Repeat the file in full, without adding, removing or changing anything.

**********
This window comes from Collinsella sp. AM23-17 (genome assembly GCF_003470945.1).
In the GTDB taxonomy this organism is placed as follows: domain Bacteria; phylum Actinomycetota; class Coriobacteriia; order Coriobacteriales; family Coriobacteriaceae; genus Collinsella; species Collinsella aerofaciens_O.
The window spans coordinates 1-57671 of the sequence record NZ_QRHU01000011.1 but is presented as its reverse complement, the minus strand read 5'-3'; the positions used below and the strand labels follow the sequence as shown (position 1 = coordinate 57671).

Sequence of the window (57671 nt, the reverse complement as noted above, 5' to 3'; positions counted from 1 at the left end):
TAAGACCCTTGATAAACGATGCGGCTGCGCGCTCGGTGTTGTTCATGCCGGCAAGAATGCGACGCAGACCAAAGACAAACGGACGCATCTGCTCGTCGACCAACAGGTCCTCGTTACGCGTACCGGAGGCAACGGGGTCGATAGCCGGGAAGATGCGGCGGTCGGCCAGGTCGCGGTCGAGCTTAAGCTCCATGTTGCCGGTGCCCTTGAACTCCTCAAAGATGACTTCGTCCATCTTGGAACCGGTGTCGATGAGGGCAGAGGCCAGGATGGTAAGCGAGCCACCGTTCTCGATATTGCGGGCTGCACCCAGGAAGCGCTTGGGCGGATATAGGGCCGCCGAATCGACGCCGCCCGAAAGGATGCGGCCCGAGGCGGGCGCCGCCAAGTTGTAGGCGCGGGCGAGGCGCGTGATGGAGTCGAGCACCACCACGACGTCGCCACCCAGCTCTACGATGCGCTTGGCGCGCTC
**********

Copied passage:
This window comes from Collinsella sp. AM23-17 (genome assembly GCF_003470945.1).
In the GTDB taxonomy this organism is placed as follows: domain Bacteria; phylum Actinomycetota; class Coriobacteriia; order Coriobacteriales; family Coriobacteriaceae; genus Collinsella; species Collinsella aerofaciens_O.
The window spans coordinates 1-57671 of the sequence record NZ_QRHU01000011.1 but is presented as its reverse complement, the minus strand read 5'-3'; the positions used below and the strand labels follow the sequence as shown (position 1 = coordinate 57671).

Sequence of the window (57671 nt, the reverse complement as noted above, 5' to 3'; positions counted from 1 at the left end):
TAAGACCCTTGATAAACGATGCGGCTGCGCGCTCGGTGTTGTTCATGCCGGCAAGAATGCGACGCAGACCAAAGACAAACGGACGCATCTGCTCGTCGACCAACAGGTCCTCGTTACGCGTACCGGAGGCAACGGGGTCGATAGCCGGGAAGATGCGGCGGTCGGCCAGGTCGCGGTCGAGCTTAAGCTCCATGTTGCCGGTGCCCTTGAACTCCTCAAAGATGACTTCGTCCATCTTGGAACCGGTGTCGATGAGGGCAGAGGCCAGGATGGTAAGCGAGCCACCGTTCTCGATATTGCGGGCTGCACCCAGGAAGCGCTTGGGCGGATATAGGGCCGCCGAATCGACGCCGCCCGAAAGGATGCGGCCCGAGGCGGGCGCCGCCAAGTTGTAGGCGCGGGCGAGGCGCGTGATGGAGTCGAGCACCACCACGACGTCGCCACCCAGCTCTACGATGCGCTTGGCGCGCTC